Music in the Vice-Royalties of New Spain and Peru
The Spanish conquest of the New World began within a few years of its “discovery.” The Spanish enslaved local Indigenous populations through a system of forced labor. Many of the conquistadores were abusive; in 1543, laws were passed in an attempt to improve treatment of the Indigenous population. Free blacks came to the New World beginning in 1492. As early as 1513, the Spanish began to import African slaves to work in mines and on plantations.
The vast Spanish territory in the new world was divided into two viceroyalties: New Spain, which stretched from the northern limits of the California territory to Costa Rica and from the Mississippi River to the Pacific Ocean; and the Viceroyalty of Peru, which originally included almost the entire continent of South America. The Viceroys’ palaces in Mexico City and Lima were seats of civil authority as well as cultural centers, like European courts. Cathedrals and convents in these cities, as well as in Puebla, Cuzco, and Guatemala City, served as centers for musical instruction and performance in religious services. Although its actions were set against this backdrop of enslavement and abuse, the Catholic Church as an institution was dedicated to saving souls by converting as many non-Europeans as possible to Christianity; at the same time, many individual clergy made an effort to preserve native languages and artifacts. Indeed, one method the Spanish used to assimilate other ethnic groups was by incorporating their rituals into Christian festivals such as Corpus Christi and Christmas.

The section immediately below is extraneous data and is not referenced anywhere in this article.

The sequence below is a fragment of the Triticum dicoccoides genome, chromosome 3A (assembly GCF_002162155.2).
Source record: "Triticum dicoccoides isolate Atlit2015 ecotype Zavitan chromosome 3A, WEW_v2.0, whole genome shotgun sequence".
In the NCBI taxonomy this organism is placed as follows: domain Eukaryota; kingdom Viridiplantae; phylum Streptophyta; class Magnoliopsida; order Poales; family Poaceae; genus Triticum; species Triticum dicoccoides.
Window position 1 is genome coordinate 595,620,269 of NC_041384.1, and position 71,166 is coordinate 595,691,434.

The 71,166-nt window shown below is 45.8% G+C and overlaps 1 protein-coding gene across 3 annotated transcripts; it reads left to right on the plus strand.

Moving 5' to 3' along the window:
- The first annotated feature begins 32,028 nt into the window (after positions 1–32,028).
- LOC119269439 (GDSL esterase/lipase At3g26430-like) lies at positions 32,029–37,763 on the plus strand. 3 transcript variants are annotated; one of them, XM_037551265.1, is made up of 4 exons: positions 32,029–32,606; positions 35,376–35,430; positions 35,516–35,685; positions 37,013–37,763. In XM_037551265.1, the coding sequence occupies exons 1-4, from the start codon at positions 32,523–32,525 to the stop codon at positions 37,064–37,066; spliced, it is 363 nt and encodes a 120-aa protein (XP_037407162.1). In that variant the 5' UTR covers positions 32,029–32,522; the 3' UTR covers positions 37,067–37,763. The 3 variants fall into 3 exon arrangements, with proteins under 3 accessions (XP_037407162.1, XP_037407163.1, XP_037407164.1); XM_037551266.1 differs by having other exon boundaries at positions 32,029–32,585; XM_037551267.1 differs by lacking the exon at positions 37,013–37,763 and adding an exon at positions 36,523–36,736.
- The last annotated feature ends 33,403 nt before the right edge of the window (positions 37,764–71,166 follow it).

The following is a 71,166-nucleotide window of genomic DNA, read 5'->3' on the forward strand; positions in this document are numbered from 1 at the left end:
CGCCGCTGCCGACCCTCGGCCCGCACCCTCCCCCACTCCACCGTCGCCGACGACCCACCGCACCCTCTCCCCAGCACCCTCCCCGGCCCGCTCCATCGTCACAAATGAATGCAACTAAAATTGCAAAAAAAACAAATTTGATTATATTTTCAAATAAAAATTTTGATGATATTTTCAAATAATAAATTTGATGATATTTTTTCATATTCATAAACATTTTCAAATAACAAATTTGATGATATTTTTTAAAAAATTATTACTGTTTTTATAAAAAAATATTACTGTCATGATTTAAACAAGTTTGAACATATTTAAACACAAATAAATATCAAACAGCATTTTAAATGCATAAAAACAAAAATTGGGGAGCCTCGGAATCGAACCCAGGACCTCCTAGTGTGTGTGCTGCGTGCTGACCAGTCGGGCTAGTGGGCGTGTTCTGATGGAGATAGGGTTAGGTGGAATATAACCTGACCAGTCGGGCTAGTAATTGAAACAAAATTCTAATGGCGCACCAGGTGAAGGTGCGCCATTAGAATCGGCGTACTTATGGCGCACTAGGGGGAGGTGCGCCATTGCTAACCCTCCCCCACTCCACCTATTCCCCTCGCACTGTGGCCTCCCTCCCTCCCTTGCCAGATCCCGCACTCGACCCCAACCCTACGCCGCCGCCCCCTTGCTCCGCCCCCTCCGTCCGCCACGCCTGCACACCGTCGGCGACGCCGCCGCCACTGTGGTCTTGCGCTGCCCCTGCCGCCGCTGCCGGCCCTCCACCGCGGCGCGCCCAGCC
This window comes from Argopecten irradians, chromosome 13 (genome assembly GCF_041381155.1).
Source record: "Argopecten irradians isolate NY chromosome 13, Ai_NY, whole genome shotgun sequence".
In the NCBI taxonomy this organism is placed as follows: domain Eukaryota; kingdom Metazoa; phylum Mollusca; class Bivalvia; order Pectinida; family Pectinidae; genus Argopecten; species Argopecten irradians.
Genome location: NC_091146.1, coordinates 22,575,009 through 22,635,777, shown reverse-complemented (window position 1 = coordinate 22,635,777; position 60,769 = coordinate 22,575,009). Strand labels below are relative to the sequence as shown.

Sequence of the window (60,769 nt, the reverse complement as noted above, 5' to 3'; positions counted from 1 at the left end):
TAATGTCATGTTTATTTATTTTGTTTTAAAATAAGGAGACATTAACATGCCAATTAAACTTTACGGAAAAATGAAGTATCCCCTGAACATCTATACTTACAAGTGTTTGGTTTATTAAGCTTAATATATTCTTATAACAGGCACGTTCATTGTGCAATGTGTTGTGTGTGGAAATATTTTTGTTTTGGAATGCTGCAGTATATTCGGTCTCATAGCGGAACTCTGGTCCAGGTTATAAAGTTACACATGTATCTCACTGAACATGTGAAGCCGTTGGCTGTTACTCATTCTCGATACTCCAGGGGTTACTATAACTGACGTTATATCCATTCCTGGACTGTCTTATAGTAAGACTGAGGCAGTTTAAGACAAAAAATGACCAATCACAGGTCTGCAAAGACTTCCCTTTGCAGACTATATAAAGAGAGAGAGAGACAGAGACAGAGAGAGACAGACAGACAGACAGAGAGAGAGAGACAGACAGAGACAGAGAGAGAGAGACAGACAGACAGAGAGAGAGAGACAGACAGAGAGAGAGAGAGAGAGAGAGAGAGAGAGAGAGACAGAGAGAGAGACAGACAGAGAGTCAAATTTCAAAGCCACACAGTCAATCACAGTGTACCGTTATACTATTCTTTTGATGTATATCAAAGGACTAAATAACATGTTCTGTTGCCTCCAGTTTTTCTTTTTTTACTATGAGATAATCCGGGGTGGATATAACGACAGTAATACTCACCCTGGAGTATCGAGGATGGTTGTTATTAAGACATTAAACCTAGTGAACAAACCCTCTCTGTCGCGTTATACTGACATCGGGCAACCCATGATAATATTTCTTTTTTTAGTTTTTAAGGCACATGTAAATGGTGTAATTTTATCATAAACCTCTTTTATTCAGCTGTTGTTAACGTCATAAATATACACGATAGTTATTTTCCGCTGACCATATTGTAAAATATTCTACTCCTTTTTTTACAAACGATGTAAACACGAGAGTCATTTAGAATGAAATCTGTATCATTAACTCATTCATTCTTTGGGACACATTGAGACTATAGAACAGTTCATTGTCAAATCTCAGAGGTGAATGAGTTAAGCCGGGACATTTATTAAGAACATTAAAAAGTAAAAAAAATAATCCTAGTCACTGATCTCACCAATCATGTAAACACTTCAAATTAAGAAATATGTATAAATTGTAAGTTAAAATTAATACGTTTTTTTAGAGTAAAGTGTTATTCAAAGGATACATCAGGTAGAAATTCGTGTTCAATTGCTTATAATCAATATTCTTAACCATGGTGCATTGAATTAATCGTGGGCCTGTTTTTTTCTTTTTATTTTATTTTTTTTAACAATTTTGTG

The most common musical form for both sacred and secular vocal music continued to be the villancico, which kept its lively rhythmic character into the seventeenth century, often expanding to include 5 or 6 voices and a new basso continuo line, a bass line with chord realization symbols beneath, used to guide performers in improvising harmonies. By late in the period many pieces used double or even triple choruses along with small orchestras. Spanish-New World composers integrated indigenous languages, Afro-Spanish dialects, and characteristic rhythmic elements into religious music, while also employing folk rhythms from various regions of Spain. These multicultural mixtures of European melodies and harmonic structure with New World rhythms and melodies are the roots of Latin American traditional music.
A majority of the New World villancicos from this time period are classified as ethnic villancicos; the term refers to the way in which they draw upon folkloric music traditions. The particular folkloric tradition is frequently referred to in the subtitle of the piece. Negritos and guineos draw on African musical traditions, particularly rhythmic syncopations, and are written in a "dialect" that is supposed to imitate how Spanish was spoken by the African origin slaves. Some of the common changes are: switching "l" and "r"; replacing "d" with "r"; replacing "ch" with "s"; dropping initial consonants and adding additional vowels. Inditos and mestizo e indio villancicos draw on Native American rhythms and include texts that are partly or entirely in Náhuatl or Quechua. Gitanos draw on rhythms of and references to the Roma culture in Spain. Gallegos draw on Galician musical traditions such as drones (from the gaita, or Galician bagpipe) and characteristic rhythms and also make verbal references to Galician culture.
Villancicos Negritos and Guineos